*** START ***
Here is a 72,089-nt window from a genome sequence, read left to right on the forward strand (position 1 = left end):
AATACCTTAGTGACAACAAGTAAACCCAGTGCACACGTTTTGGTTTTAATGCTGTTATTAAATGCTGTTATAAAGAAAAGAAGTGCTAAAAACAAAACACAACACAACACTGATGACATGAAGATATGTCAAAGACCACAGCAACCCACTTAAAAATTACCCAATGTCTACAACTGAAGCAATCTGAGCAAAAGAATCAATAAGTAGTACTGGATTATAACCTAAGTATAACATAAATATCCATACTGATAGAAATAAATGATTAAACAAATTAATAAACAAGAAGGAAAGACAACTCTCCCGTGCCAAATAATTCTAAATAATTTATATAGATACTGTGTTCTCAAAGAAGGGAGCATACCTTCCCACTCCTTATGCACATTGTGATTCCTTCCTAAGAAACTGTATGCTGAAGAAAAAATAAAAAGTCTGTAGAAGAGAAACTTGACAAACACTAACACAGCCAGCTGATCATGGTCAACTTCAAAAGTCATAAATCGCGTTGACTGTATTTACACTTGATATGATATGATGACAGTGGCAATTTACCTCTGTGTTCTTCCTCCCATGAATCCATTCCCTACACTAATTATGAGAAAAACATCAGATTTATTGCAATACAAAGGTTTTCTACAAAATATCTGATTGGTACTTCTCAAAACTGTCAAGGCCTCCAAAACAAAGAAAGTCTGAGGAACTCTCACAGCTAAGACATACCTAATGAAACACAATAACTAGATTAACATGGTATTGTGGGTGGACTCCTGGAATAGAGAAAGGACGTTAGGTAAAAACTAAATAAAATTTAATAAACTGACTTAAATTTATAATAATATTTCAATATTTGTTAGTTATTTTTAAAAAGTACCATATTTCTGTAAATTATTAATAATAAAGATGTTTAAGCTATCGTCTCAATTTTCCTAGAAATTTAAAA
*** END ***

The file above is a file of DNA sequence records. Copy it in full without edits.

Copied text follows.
Here is a 72,089-nt window from a genome sequence, read left to right on the forward strand (position 1 = left end):
AATACCTTAGTGACAACAAGTAAACCCAGTGCACACGTTTTGGTTTTAATGCTGTTATTAAATGCTGTTATAAAGAAAAGAAGTGCTAAAAACAAAACACAACACAACACTGATGACATGAAGATATGTCAAAGACCACAGCAACCCACTTAAAAATTACCCAATGTCTACAACTGAAGCAATCTGAGCAAAAGAATCAATAAGTAGTACTGGATTATAACCTAAGTATAACATAAATATCCATACTGATAGAAATAAATGATTAAACAAATTAATAAACAAGAAGGAAAGACAACTCTCCCGTGCCAAATAATTCTAAATAATTTATATAGATACTGTGTTCTCAAAGAAGGGAGCATACCTTCCCACTCCTTATGCACATTGTGATTCCTTCCTAAGAAACTGTATGCTGAAGAAAAAATAAAAAGTCTGTAGAAGAGAAACTTGACAAACACTAACACAGCCAGCTGATCATGGTCAACTTCAAAAGTCATAAATCGCGTTGACTGTATTTACACTTGATATGATATGATGACAGTGGCAATTTACCTCTGTGTTCTTCCTCCCATGAATCCATTCCCTACACTAATTATGAGAAAAACATCAGATTTATTGCAATACAAAGGTTTTCTACAAAATATCTGATTGGTACTTCTCAAAACTGTCAAGGCCTCCAAAACAAAGAAAGTCTGAGGAACTCTCACAGCTAAGACATACCTAATGAAACACAATAACTAGATTAACATGGTATTGTGGGTGGACTCCTGGAATAGAGAAAGGACGTTAGGTAAAAACTAAATAAAATTTAATAAACTGACTTAAATTTATAATAATATTTCAATATTTGTTAGTTATTTTTAAAAAGTACCATATTTCTGTAAATTATTAATAATAAAGATGTTTAAGCTATCGTCTCAATTTTCCTAGAAATTTAAAA